One of Australia's most militant politicians, Barnaby Joyce, will resign as deputy prime minister and leader of the National Party, the junior partner of the center-right government.
The catalyst for his resignation was the father. an extramarital relationship of four with a former media advisor, who is pregnant with her son.
While Joyce, 50, is moving away from two high-profile leadership positions, he intends to continue as a federal deputy representing the New England headquarters in New South Wales.
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Once an enthusiastic rugby player, the PM MP who left, known for his characteristic rabbit fur hat, Akubra, has always enjoyed the competition. During his days as a player, he suffered a distended spleen, fractured ribs and had his face patched with 28 stitches.
Its roots are firmly planted in the Australian rainforest; he was an agricultural worker, studied accounting at a regional university in the late 1980s, and became a rural banker before running his own business in Queensland.
"It exuded an air of authenticity that the well-polished politicians in Canberra, as indeed our prime minister did not have," explained Dr. Vincent O & # 39; Donnell, media and communications expert at RMIT University in Melbourne. .  "[That] attracts people from rural and regional areas who do not really trust Canberra with the title that maybe some people in the city do."
Mr. Joyce is from a large family of farmers who lived on a cattle property near the village of Woolbrook in their current seat.
He was elected to the Senate on behalf of Queensland in 2004, and nearly a decade of service followed before he resigned in 2013.
Ambitious and a fierce defender of the country people, he was determined to enter the most prominent stage of Australian politics, the House of Representatives, and won in New England in 2013 and again in 2016.
His resignation Leadership positions are not the only recent shake up in his political career.
Last year, Mr. Joyce was caught in Canberra's dual nationality saga, and was expelled from parliament after it was revealed that he had violated the constitution by not giving up his New Zealand citizenship, which he had inherited through his father's.
Such was his popularity, Mr. Joyce was returned in a victory by electoral election last December.
He has held various ministerial portfolios, including agriculture, infrastructure, transportation and resources, and northern Australia. But it was a dispute with a Hollywood star that led to the former accountant in the light of international media.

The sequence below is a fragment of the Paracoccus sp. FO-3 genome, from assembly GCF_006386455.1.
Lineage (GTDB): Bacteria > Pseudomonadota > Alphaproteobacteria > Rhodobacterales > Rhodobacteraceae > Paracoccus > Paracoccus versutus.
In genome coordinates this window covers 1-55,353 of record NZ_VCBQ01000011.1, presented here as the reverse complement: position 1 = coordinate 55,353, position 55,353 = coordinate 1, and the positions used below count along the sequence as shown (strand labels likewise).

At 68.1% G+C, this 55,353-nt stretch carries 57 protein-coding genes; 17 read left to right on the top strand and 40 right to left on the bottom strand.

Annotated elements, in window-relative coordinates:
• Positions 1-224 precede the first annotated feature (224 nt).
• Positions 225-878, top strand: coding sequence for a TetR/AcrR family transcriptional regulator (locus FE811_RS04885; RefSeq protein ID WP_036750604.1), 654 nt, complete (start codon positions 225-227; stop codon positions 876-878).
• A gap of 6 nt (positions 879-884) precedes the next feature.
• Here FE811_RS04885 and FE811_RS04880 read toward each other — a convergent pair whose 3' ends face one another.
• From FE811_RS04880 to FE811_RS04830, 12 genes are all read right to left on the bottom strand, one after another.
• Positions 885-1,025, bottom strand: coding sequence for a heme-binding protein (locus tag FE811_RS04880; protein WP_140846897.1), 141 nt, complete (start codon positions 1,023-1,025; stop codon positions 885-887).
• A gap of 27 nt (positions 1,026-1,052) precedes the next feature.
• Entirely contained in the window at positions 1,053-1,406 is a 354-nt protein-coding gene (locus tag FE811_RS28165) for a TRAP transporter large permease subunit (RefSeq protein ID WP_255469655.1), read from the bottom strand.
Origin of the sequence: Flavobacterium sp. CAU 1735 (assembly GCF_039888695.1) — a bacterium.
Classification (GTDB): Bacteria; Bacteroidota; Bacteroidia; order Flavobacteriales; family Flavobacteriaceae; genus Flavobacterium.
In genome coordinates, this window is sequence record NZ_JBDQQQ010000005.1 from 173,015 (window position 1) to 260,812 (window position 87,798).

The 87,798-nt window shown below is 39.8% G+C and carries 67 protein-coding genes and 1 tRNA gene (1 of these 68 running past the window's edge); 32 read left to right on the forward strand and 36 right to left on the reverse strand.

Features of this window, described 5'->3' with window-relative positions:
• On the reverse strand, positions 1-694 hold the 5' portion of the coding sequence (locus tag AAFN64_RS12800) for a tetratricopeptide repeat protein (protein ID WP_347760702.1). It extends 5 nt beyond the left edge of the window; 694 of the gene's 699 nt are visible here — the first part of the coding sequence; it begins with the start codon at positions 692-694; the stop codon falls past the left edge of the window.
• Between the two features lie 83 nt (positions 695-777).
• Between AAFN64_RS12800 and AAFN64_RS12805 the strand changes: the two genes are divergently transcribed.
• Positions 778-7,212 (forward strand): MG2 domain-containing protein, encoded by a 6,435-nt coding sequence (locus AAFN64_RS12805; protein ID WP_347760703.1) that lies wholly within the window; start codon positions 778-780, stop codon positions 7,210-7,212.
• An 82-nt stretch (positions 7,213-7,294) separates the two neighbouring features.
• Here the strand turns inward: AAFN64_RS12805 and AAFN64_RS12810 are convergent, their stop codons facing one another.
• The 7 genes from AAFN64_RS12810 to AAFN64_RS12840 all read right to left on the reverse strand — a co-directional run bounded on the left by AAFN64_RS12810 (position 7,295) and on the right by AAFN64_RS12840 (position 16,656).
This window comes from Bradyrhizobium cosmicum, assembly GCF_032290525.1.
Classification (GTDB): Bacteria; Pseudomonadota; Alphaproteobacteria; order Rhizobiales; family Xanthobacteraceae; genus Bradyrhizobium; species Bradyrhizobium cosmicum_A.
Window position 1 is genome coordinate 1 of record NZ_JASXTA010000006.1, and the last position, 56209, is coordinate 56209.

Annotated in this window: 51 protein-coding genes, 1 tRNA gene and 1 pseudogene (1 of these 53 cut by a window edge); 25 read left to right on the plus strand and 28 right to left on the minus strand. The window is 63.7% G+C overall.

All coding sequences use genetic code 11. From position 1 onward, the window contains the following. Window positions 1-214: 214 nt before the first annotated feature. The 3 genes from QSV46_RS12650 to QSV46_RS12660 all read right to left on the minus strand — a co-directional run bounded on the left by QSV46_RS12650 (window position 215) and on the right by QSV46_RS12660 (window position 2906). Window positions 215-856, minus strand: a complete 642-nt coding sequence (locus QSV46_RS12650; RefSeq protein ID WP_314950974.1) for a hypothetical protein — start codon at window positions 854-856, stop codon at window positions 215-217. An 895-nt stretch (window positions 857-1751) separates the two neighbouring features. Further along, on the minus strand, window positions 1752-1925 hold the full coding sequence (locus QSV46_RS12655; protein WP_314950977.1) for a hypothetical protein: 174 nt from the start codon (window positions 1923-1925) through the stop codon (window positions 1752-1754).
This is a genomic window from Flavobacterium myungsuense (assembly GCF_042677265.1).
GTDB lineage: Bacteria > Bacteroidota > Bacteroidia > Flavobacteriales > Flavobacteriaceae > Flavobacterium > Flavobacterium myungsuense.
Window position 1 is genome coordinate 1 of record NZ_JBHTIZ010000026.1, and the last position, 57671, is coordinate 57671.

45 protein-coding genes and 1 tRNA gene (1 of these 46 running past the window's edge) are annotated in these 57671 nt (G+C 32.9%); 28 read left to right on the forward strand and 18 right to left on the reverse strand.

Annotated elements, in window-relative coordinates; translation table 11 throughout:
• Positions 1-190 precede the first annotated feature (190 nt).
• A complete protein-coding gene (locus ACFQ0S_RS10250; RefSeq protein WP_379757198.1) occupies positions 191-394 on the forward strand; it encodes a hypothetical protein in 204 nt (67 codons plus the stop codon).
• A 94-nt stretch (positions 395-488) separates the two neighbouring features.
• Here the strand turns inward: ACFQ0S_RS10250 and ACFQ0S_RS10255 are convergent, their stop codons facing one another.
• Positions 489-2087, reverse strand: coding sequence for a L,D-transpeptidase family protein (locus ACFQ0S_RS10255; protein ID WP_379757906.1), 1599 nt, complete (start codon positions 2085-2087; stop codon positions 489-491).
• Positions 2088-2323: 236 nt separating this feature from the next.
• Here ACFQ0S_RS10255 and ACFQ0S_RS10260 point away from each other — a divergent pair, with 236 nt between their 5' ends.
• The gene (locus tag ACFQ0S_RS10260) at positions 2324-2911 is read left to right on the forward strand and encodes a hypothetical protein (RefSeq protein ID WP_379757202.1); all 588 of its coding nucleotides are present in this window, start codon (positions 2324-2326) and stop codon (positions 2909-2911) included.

In 2015, American actors Johnny Depp and Amber Heard were illegally smuggled from their dogs, Pistol and Boo, to Australia. Mr. Joyce famously threatened to leave the fugitive dogs knocked down.
"It does not matter if Johnny Depp has been awarded twice with the sexiest man, it's time for Boo and Pistol to go home … or we're going to have to sacrifice them," he said.
Depp Answered, telling American television that Mr. Joyce seemed "inbred with a tomato." The politician seemed to thrive in verbal combat.
One of Canberra's most losing politicians, Mr. Joyce has often made headlines. His popularity gave him political power. He cultivated a profile like a bush champion. What can go wrong?
But as the scandal that arose from his adventure began to intensify, he seemed increasingly condemned.
Enraged by Prime Minister Malcolm Turnbull's sharp criticism of his "shocking trial error," Mr. Joyce only deepened. Ultimately, he could not stand the pressure that seemed to increase daily.
The saga has raised questions about the unity of the coalition led by Turnbull, who is the leader of the Liberal Party.
Professor Rodney Smith, of the government department of the University of Sydney, said Friday's resignation was "likely to weaken the National Party, but will also make the National Party deputies resent a little for the fact that the prime minister openly manifested and criticized Joyce and asked him to consider his position. "
So will the man in the wide-brimmed hat see his political trip as a supportive parliamentarian? Maybe not.
"I would not rule out a reappearance, especially if on the road, for example, after the next elections, the National Party does not do so well or the coalition comes into opposition, then he is an obvious candidate for a return", Professor Smith told the BBC
"Your days have not necessarily ended."